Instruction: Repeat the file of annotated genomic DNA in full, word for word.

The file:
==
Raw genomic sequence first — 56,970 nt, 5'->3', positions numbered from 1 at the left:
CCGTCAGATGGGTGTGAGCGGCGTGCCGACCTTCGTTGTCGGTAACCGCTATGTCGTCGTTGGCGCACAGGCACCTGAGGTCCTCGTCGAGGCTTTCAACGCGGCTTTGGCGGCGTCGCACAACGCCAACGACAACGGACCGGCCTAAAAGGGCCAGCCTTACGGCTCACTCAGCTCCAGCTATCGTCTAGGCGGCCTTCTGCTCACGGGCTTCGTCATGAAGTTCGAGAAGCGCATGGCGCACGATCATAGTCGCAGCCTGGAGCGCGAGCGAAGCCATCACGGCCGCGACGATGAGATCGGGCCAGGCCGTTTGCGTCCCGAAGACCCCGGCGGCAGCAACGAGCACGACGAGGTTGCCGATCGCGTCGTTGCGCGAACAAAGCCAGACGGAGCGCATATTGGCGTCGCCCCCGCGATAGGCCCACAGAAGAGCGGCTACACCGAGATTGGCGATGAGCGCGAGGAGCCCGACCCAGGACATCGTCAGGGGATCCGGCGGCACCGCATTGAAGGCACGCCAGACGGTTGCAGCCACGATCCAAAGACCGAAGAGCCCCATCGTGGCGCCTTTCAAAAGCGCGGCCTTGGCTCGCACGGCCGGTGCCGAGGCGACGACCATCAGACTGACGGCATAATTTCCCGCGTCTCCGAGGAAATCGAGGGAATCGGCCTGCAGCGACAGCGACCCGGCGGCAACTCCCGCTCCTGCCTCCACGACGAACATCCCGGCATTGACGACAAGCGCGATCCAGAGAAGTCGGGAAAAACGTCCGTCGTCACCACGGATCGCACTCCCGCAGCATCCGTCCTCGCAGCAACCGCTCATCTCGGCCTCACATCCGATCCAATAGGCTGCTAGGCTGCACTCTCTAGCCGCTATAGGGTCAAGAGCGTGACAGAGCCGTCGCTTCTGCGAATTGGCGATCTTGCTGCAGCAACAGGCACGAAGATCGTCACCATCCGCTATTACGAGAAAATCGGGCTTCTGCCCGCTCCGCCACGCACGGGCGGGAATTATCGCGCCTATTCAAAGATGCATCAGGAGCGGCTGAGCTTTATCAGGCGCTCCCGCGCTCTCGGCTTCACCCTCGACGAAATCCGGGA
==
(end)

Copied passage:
Raw genomic sequence first — 56,970 nt, 5'->3', positions numbered from 1 at the left:
CCGTCAGATGGGTGTGAGCGGCGTGCCGACCTTCGTTGTCGGTAACCGCTATGTCGTCGTTGGCGCACAGGCACCTGAGGTCCTCGTCGAGGCTTTCAACGCGGCTTTGGCGGCGTCGCACAACGCCAACGACAACGGACCGGCCTAAAAGGGCCAGCCTTACGGCTCACTCAGCTCCAGCTATCGTCTAGGCGGCCTTCTGCTCACGGGCTTCGTCATGAAGTTCGAGAAGCGCATGGCGCACGATCATAGTCGCAGCCTGGAGCGCGAGCGAAGCCATCACGGCCGCGACGATGAGATCGGGCCAGGCCGTTTGCGTCCCGAAGACCCCGGCGGCAGCAACGAGCACGACGAGGTTGCCGATCGCGTCGTTGCGCGAACAAAGCCAGACGGAGCGCATATTGGCGTCGCCCCCGCGATAGGCCCACAGAAGAGCGGCTACACCGAGATTGGCGATGAGCGCGAGGAGCCCGACCCAGGACATCGTCAGGGGATCCGGCGGCACCGCATTGAAGGCACGCCAGACGGTTGCAGCCACGATCCAAAGACCGAAGAGCCCCATCGTGGCGCCTTTCAAAAGCGCGGCCTTGGCTCGCACGGCCGGTGCCGAGGCGACGACCATCAGACTGACGGCATAATTTCCCGCGTCTCCGAGGAAATCGAGGGAATCGGCCTGCAGCGACAGCGACCCGGCGGCAACTCCCGCTCCTGCCTCCACGACGAACATCCCGGCATTGACGACAAGCGCGATCCAGAGAAGTCGGGAAAAACGTCCGTCGTCACCACGGATCGCACTCCCGCAGCATCCGTCCTCGCAGCAACCGCTCATCTCGGCCTCACATCCGATCCAATAGGCTGCTAGGCTGCACTCTCTAGCCGCTATAGGGTCAAGAGCGTGACAGAGCCGTCGCTTCTGCGAATTGGCGATCTTGCTGCAGCAACAGGCACGAAGATCGTCACCATCCGCTATTACGAGAAAATCGGGCTTCTGCCCGCTCCGCCACGCACGGGCGGGAATTATCGCGCCTATTCAAAGATGCATCAGGAGCGGCTGAGCTTTATCAGGCGCTCCCGCGCTCTCGGCTTCACCCTCGACGAAATCCGGGA